Approximately 350 people have earned their certification from the UT program so far, Dr. Millis said, and more than 1,500 people have taken some of the courses. Only veterinarians, veterinary technicians, physical therapists, and PT assistants can take courses. Subject matter ranges from canine anatomy and how to design and implement a rehabilitation program to pain management and the use of lasers to improve joint mobility. The program has become so successful that it's taught in Europe and will soon be introduced in Japan.
Dr. Debra A. Canapp attended the nation's other top rehabilitation certification program—the Canine Rehabilitation Institute in Wellington, Fla.—where she earned the designation of "certified canine rehabilitation therapist" in 2006. Dr. Canapp, who had previously worked in emergency medicine and private practice, saw rehabilitation as an emerging field in veterinary medicine, and she wanted to be one of its forerunners.
A year prior to her certification, Dr. Canapp and her husband, Sherman, a board-certified veterinary surgeon also certified in canine rehabilitation, opened the Veterinary Orthopedic and Sports Medicine Group, now in Annapolis Junction, Md. The practice is dedicated to veterinary orthopedic surgery and rehabilitation and employs a large staff of veterinary professionals, even a veterinary sports trainer to help dogs quickly return to their sport.
Dr. Canapp and her husband believe rehabilitation is a logical part of orthopedic medicine. "We've always thought that dogs should receive the same care as humans, and that's the human model: You are seen by an orthopedic surgeon and then you go to physical therapy," she said.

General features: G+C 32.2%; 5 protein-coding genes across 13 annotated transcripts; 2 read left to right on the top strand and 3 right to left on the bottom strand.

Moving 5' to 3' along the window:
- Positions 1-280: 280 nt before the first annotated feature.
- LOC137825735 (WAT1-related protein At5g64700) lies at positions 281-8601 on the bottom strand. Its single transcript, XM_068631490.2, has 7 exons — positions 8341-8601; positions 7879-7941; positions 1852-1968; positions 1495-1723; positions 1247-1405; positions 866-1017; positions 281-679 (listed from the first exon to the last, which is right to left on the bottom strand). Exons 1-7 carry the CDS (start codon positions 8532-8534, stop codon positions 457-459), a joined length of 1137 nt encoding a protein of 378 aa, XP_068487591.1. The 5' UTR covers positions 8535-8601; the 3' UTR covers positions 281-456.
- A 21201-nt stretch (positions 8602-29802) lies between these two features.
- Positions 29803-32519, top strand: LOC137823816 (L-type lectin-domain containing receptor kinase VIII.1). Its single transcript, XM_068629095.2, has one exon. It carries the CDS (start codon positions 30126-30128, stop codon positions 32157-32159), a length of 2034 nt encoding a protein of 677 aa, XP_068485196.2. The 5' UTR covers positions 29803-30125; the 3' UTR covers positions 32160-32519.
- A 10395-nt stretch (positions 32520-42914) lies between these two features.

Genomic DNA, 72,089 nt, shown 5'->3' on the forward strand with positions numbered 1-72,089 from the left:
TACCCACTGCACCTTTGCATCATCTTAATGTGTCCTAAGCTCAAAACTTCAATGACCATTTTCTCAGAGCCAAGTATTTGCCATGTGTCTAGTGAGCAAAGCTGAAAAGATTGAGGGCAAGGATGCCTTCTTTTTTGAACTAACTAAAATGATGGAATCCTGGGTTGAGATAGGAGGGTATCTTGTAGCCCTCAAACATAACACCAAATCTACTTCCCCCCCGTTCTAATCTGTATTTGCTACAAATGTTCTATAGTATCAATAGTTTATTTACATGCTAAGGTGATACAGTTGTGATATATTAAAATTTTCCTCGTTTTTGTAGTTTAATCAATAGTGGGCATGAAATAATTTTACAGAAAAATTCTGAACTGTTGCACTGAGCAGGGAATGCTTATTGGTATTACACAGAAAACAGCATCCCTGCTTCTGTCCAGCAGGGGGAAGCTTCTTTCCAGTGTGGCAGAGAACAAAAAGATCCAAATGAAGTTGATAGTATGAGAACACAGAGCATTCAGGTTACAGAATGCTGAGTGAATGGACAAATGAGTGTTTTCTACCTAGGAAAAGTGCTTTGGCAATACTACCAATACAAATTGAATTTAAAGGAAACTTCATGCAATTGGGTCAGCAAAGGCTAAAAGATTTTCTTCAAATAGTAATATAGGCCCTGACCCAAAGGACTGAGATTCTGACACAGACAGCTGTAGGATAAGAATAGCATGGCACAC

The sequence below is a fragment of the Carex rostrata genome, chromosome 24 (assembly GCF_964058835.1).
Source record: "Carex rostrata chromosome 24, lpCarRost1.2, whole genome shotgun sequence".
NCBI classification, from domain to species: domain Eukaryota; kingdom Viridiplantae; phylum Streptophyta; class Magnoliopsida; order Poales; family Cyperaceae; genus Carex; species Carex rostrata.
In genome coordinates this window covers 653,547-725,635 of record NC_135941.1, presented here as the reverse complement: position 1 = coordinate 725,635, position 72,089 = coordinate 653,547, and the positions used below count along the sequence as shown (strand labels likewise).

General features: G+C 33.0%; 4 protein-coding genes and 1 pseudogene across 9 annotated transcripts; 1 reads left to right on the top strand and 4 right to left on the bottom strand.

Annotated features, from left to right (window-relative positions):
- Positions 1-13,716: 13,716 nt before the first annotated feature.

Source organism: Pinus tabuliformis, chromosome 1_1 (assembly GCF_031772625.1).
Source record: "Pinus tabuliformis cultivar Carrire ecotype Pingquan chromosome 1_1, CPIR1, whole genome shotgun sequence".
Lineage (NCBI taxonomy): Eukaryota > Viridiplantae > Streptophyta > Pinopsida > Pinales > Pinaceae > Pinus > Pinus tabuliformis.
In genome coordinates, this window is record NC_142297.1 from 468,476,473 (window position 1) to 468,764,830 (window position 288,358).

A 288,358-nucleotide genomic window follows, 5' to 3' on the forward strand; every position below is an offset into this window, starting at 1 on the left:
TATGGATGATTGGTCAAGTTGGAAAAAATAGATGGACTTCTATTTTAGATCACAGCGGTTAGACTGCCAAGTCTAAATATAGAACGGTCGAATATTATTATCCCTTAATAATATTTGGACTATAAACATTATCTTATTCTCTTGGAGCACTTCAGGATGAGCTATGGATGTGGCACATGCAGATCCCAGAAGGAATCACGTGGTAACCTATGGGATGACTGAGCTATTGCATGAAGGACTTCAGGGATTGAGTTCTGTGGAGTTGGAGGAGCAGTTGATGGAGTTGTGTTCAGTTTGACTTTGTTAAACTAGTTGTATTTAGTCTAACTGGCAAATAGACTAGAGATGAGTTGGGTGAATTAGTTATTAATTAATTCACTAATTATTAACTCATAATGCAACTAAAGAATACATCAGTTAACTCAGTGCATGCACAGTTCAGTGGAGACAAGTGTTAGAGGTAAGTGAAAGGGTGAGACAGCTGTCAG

And it's not just dogs getting the attention at the clinic. Despite the focus on dogs, Dr. Canapp has also treated cats—"If you work in the cat time frame, you've got about 20 minutes to chase them around the room with a cold laser," she joked—and a duck and a rabbit.
Business has been "very, very good," at least until recently when the recession started cutting into the number of surgery patients the clinic typically sees, according to Dr. Canapp. The physical therapy portion of the practice has been untouched, however, and the appointment schedule is booked for a month and a half.
"Our rehab practice has actually boomed," Dr. Canapp said. "People are looking at the big-ticket item of surgery and trying to hold off on that, so they're opting for the less expensive rehab."